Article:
Tinker Bell is indeed a 2008 American computer-animated movie created by DisneyToon Studios. This is the first episode in the Disney Fairies franchise. Tinker Bell is a fairy character created by J. M. Barrie in his 1904 play Peter Pan, or The Boy Who Wouldn’t Grow Up, and featured in the 1953 Disney animated picture Peter Pan and its sequel Return to Neverland in 2002. Tinker Bell was created utilising digital 3D modelling, as opposed to the conventional animation used in Disney’s two Peter Pan films starring the character. Walt Disney Studios Home Entertainment released the film on DVD and Blu-ray on October 28, 2008.
Tinker Bell is the first Disney picture in which Tinker Bell had a spoken part. Brittany Murphy was the initial choice for the part until it was given to Mae Whitman.
The film has gone through two dozen script revisions and has been directed by a number of different people. The film was created in CGI by Prana Studios, an animation studio based in India.
The film was supposed to be released in the fall of 2007, but it was delayed due to changes in Disney management. According to a June 2007 report in Variety, Sharon Morrill, who had been the president of DisneyToons direct-to-DVD business since 1994, was fired owing to issues with the picture, which included a budget that had ballooned to about $50 million. Although DisneyToons is not under their control, Pixar Animation Studios directors John Lasseter and Ed Catmull were appointed leadership of Walt Disney Feature Animation when Disney bought Pixar in early 2006, and “they are thought to have grown increasingly involved in the unit’s activities.” According to reports, Lasseter stated that the picture was “nearly unwatchable” at the time.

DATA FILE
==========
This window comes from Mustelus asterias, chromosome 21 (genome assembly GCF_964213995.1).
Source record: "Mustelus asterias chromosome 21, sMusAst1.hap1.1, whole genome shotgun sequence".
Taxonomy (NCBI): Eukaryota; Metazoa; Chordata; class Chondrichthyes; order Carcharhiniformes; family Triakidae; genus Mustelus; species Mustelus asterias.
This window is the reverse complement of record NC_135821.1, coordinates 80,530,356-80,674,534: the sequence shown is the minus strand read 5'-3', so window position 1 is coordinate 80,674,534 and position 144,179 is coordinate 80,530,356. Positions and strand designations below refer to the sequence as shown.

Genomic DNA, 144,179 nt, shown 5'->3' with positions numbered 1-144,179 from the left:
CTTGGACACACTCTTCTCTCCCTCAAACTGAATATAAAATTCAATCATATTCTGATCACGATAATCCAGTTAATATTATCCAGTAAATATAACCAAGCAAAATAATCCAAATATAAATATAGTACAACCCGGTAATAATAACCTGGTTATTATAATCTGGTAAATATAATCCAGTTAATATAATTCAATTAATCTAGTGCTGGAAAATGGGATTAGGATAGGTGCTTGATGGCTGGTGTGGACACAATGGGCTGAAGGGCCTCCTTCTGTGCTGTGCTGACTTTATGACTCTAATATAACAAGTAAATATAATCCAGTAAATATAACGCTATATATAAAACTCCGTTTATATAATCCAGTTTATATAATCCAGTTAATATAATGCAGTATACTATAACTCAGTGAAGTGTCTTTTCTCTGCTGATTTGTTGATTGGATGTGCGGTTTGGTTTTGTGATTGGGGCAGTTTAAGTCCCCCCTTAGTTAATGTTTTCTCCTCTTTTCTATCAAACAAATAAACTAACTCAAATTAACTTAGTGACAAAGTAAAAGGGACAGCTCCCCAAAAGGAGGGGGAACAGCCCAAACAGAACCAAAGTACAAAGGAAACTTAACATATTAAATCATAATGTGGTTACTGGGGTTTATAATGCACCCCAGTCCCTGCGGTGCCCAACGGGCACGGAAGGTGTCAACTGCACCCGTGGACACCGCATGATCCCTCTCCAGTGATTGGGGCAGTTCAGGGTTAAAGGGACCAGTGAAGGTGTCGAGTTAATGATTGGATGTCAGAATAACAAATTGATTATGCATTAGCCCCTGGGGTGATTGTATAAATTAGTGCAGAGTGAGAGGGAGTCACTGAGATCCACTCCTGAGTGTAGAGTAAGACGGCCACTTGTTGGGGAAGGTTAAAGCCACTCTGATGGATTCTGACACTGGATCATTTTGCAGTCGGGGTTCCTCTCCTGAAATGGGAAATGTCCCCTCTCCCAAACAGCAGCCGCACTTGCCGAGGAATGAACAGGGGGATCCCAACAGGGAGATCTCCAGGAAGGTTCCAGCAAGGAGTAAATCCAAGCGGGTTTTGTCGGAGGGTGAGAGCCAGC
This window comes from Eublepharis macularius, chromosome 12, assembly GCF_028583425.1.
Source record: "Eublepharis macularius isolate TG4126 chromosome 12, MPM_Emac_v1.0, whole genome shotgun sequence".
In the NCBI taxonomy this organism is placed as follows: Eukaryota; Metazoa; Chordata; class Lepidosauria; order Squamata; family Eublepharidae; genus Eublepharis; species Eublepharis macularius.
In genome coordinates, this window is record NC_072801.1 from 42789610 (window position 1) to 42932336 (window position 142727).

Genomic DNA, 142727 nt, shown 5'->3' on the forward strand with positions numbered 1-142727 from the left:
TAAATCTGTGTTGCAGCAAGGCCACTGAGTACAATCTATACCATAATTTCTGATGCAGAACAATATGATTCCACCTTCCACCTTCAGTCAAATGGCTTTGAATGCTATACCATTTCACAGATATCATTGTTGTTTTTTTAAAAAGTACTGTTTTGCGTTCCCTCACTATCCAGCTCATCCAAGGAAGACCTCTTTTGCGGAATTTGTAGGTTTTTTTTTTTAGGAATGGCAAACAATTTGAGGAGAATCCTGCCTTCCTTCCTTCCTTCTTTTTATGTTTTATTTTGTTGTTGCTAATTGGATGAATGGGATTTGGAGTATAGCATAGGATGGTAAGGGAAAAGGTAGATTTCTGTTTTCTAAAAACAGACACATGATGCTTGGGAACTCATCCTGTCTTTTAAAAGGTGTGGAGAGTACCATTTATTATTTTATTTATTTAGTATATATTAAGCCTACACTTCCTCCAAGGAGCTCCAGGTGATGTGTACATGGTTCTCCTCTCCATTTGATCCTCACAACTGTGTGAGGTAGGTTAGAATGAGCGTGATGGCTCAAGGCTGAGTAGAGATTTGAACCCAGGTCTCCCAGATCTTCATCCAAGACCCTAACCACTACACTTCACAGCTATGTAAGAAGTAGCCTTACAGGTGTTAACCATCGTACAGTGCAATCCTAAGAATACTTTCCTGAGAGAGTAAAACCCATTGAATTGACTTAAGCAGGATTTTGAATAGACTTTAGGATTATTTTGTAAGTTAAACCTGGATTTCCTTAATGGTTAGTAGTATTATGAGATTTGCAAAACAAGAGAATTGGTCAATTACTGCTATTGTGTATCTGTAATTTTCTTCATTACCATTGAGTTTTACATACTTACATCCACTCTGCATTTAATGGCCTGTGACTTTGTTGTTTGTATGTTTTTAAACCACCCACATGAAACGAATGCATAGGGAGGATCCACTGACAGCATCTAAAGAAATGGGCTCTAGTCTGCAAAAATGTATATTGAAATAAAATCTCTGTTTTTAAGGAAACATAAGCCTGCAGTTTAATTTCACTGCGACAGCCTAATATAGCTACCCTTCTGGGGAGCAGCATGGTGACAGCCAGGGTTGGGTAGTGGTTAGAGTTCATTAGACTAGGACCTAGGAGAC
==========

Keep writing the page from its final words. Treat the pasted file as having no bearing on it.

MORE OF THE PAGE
It would also harm both Walt Disney Feature Animation and the Disney Consumer Products segment it was supposed to assist. Morill was reassigned to “special projects,” and the film’s future was in jeopardy. According to Disney watcher Jim Hill, the difficulties surrounding this picture led to the decision that Disney would no longer develop direct-to-DVD sequels to its major films.
Joel McNeely created the film’s score, which he recorded at the Sony Scoring Stage with an 88-piece Hollywood Studio Symphony orchestra and Celtic violin soloist Máiréad Nesbitt.
The movie’s soundtrack was released a week before the DVD release on October 14, 2008, and includes music from and inspired by the movie.